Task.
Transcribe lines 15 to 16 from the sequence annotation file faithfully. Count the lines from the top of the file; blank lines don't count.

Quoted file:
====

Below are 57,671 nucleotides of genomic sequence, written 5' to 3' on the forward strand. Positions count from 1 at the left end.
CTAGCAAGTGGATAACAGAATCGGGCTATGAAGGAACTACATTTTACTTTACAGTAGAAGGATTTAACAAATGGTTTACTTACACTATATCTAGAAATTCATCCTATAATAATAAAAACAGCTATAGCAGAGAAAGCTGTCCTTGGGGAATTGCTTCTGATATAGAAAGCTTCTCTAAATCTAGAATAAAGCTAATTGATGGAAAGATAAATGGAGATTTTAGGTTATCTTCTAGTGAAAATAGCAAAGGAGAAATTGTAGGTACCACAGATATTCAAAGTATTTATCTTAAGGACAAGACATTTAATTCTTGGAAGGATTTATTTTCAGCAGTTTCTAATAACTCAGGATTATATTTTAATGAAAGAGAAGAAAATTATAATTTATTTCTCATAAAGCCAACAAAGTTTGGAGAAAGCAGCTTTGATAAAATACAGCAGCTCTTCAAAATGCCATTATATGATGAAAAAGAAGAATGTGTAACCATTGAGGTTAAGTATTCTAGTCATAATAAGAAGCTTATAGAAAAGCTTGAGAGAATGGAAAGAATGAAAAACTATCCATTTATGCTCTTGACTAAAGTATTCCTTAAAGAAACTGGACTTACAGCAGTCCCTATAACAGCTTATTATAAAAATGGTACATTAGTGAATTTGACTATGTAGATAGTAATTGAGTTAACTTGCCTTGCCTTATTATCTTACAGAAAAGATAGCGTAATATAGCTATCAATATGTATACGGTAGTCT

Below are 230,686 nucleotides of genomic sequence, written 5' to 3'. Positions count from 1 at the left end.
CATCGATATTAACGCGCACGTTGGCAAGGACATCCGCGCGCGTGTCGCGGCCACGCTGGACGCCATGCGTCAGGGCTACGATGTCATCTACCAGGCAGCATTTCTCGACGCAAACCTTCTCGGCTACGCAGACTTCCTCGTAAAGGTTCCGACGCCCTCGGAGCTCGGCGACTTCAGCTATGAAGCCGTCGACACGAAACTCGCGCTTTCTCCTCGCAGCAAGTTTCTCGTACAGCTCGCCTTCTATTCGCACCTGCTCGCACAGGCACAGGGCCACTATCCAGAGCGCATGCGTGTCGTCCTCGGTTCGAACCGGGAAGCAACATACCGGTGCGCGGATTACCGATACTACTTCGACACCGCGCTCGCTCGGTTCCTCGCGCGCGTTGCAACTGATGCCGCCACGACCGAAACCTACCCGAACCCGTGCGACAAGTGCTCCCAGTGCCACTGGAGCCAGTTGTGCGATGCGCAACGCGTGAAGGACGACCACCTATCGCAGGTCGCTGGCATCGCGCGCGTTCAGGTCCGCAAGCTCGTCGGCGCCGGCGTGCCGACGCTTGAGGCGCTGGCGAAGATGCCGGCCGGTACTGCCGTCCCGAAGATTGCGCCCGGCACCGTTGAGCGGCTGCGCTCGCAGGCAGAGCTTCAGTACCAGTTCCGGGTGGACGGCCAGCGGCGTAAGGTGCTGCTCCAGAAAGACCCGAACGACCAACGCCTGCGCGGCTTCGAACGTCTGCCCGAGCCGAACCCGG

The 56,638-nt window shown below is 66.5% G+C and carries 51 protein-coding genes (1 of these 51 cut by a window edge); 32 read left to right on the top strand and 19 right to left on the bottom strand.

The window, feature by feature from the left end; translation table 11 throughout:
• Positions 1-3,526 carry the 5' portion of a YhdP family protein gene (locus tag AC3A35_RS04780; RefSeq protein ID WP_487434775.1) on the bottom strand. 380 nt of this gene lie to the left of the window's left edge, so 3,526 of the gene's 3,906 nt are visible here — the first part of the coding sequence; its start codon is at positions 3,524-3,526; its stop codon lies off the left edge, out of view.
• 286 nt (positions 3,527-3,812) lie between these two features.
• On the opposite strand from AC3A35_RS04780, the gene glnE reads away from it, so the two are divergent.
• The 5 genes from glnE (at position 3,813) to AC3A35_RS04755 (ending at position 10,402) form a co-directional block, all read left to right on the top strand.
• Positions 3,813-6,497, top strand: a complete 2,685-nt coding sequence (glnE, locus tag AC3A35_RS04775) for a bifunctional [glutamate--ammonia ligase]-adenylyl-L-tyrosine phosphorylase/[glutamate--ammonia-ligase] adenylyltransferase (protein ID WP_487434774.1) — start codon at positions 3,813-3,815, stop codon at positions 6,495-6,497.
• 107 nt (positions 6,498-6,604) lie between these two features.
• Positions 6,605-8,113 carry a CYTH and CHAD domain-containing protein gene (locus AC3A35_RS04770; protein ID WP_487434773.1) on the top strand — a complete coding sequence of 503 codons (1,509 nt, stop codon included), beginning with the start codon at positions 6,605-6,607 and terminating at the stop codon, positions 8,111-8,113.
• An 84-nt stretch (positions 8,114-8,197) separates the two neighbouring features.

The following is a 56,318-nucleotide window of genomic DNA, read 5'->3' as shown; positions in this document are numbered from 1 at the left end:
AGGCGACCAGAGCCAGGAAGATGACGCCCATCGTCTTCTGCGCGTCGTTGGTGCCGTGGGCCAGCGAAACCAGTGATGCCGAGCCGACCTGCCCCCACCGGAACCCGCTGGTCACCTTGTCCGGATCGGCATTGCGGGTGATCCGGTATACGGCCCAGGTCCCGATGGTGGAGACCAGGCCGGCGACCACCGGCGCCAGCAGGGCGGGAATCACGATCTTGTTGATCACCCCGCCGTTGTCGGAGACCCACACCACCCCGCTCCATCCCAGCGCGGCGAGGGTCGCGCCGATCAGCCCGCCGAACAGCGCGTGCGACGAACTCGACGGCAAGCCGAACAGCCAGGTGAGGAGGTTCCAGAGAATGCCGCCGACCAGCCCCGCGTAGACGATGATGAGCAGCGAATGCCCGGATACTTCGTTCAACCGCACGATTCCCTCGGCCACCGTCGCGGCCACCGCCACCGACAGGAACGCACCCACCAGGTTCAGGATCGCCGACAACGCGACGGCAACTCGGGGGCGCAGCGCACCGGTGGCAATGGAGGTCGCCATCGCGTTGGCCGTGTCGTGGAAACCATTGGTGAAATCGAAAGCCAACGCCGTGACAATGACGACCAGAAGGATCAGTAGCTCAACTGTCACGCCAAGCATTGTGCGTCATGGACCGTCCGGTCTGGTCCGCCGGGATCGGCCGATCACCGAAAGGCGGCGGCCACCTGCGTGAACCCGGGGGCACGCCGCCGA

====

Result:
The following is a 56,318-nucleotide window of genomic DNA, read 5'->3' as shown; positions in this document are numbered from 1 at the left end:
AGGCGACCAGAGCCAGGAAGATGACGCCCATCGTCTTCTGCGCGTCGTTGGTGCCGTGGGCCAGCGAAACCAGTGATGCCGAGCCGACCTGCCCCCACCGGAACCCGCTGGTCACCTTGTCCGGATCGGCATTGCGGGTGATCCGGTATACGGCCCAGGTCCCGATGGTGGAGACCAGGCCGGCGACCACCGGCGCCAGCAGGGCGGGAATCACGATCTTGTTGATCACCCCGCCGTTGTCGGAGACCCACACCACCCCGCTCCATCCCAGCGCGGCGAGGGTCGCGCCGATCAGCCCGCCGAACAGCGCGTGCGACGAACTCGACGGCAAGCCGAACAGCCAGGTGAGGAGGTTCCAGAGAATGCCGCCGACCAGCCCCGCGTAGACGATGATGAGCAGCGAATGCCCGGATACTTCGTTCAACCGCACGATTCCCTCGGCCACCGTCGCGGCCACCGCCACCGACAGGAACGCACCCACCAGGTTCAGGATCGCCGACAACGCGACGGCAACTCGGGGGCGCAGCGCACCGGTGGCAATGGAGGTCGCCATCGCGTTGGCCGTGTCGTGGAAACCATTGGTGAAATCGAAAGCCAACGCCGTGACAATGACGACCAGAAGGATCAGTAGCTCAACTGTCACGCCAAGCATTGTGCGTCATGGACCGTCCGGTCTGGTCCGCCGGGATCGGCCGATCACCGAAAGGCGGCGGCCACCTGCGTGAACCCGGGGGCACGCCGCCGA